Many in the home design industry have worked hard over the last decade to develop more energy efficient homes, and that hard work seems to be paying off. According to a 2020 study by the American Council for an Energy-Efficient Economy, more consumers than ever rated a home’s energy efficiency as their top priority in home buying. As you begin shopping for your next home, you may wonder what energy efficient home architecture truly looks like and what goes into making a home more energy efficient. There are actually five core design aspects that comprise the most energy efficient homes. 


#1 – A Better Thermal Envelope

A home’s thermal envelope is what separates your home from the outside. Everything that serves to shield your living space from the outside air comprises the thermal envelope. That includes insulation and your windows and doors. The most energy efficient homes have insulation that helps to regulate the temperature inside your home. On those hot summer days, it keeps the Florida heat out while keeping the inside air nice and cool. In the winter months, your insulation keeps the chill out of your home. More efficient homes have proper insulation in both the walls and the attic. Some use house wraps to help protect the home from any air or moisture that might get in. 

In addition to the insulation, energy efficient homes also have airtight windows and doors. Older homes often leak air out of the windows, but that can be addressed with better architecture. Energy Star rated windows offer better frame construction and stronger glass choices that help to eliminate heat or air conditioning loss. Many even feature multiple chambers for added efficiency. 


#2 – Energy Efficient Appliances

Home appliances account for most of the energy use in a home, and building more efficient homes means integrating more efficient appliance systems like better HVAC systems, water heating capabilities, and small appliances like refrigerators, washers and stoves. 

HVAC systems waste a lot of fuel. In fact, those manufactured before 1992 may waste up to 50% of their energy. New homes, though, can take advantage of better systems like heat pumps that cut fuel waste to as little as 1.5%.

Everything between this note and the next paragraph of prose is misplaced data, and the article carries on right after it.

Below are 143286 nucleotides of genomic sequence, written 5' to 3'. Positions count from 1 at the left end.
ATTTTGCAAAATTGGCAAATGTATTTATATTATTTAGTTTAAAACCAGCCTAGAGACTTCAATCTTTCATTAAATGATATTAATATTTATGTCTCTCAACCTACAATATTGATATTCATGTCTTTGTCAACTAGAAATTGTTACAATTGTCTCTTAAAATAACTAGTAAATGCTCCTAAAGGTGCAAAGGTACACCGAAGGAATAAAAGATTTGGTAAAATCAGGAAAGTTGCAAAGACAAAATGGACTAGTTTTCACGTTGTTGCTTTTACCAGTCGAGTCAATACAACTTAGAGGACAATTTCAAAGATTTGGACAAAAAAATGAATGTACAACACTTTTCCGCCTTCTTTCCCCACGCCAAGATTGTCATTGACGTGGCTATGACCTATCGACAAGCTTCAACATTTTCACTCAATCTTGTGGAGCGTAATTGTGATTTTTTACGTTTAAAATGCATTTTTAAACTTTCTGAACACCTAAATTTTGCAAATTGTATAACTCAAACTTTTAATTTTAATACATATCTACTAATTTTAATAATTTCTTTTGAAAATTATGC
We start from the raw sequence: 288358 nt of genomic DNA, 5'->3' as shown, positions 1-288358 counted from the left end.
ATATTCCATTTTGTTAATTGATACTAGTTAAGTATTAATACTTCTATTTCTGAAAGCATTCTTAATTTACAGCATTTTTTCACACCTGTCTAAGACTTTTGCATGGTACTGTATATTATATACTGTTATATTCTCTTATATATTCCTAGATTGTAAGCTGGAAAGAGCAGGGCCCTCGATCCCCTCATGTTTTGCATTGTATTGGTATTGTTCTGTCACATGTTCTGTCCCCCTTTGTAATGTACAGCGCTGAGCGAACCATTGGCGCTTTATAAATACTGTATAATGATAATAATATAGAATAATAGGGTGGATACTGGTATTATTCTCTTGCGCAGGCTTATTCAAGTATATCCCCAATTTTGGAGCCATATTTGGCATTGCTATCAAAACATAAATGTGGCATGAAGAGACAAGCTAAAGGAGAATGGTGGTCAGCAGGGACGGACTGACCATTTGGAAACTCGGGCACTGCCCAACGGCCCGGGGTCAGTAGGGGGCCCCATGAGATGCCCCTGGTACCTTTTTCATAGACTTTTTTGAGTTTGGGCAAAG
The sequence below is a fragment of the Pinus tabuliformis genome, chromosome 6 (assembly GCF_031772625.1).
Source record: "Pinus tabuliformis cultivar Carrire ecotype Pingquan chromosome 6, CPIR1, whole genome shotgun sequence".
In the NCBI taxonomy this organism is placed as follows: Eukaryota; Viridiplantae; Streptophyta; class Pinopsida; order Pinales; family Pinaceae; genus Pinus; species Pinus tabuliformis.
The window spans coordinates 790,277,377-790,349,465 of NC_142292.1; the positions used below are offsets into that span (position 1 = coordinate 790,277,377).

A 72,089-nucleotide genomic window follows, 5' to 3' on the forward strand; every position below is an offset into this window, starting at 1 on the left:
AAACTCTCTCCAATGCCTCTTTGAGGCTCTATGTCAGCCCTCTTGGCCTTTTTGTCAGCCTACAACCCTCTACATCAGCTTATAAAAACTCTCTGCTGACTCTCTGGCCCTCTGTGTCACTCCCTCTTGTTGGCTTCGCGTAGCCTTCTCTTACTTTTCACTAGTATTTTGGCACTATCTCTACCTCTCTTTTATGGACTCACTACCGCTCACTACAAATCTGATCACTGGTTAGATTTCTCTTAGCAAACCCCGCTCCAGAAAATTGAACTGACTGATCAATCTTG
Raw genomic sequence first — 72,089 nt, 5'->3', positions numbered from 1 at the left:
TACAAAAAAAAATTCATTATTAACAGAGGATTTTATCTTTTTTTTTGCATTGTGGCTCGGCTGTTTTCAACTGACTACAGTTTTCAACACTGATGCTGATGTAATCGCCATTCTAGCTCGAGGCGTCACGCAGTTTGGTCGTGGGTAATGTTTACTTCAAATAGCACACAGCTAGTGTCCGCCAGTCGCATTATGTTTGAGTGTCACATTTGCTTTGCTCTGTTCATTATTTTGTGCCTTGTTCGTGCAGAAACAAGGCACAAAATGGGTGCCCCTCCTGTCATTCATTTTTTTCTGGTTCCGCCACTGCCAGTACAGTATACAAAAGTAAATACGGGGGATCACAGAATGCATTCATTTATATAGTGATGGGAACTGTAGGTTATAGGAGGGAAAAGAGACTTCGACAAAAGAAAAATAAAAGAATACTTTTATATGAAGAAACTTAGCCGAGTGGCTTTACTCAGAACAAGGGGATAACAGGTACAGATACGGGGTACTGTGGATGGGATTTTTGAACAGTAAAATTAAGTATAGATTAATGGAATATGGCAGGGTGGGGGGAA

Advanced water heating systems are also often integrated into a home’s architecture. Today, on-demand systems are the perfect way to ensure a home doesn’t use too much energy heating the water. 

Energy Star rated small appliances are also incredibly helpful. They mean a savings of hundreds of dollars per year, and they’re the perfect complement to a beautiful new home. 


#3 – Advanced Landscaping Techniques

Few people think of landscaping when they think about energy efficient homes, but the use of native plants and properly placed trees and shrubs actually help a home save energy. It can conserve the amount of water a home uses, and it could mean reduced heating and cooling costs thanks to the natural shade it creates. Just putting the home in the right place on the lot could have a lot to do with how efficient it is. After all, the last thing you want is the hot sun heating up the spaces where you spend the most time each day. 


#4 – State of the Art Lighting 

Many builders today look carefully at how to best introduce natural light into a home to help save energy throughout. Well placed windows could mean allowing the light to come in but not the heat of the day. Add that to energy efficient lighting fixtures throughout the home, and you have a well lit design that adds to its overall appeal. 


#5 – A Space Efficient Footprint

Maybe the most important part of energy efficient home architecture, though, is the footprint of the home itself. Smaller houses are more efficient both to build and to run. Less land must be excavated to build them, fewer raw materials are needed to construct them, and the smaller footprint means less space to heat and cool. That doesn’t mean, though, you can’t have what you want in one of these homes. Good architects design these kinds of homes with the flexibility you need for your family to grow and change, and by adding various built in features, you may find you need less space overall. 

While other things like alternative energy sources and using local or reclaimed materials can certainly go into creating a home that is more efficient, these energy efficient home design ideas are key to ensuring your footprint is smaller. Best of all is the fact that many builders are already using these ideas for great new designs.

Ready to explore a few energy efficient models? Check out our complete line of homes designed with a greener footprint in mind.

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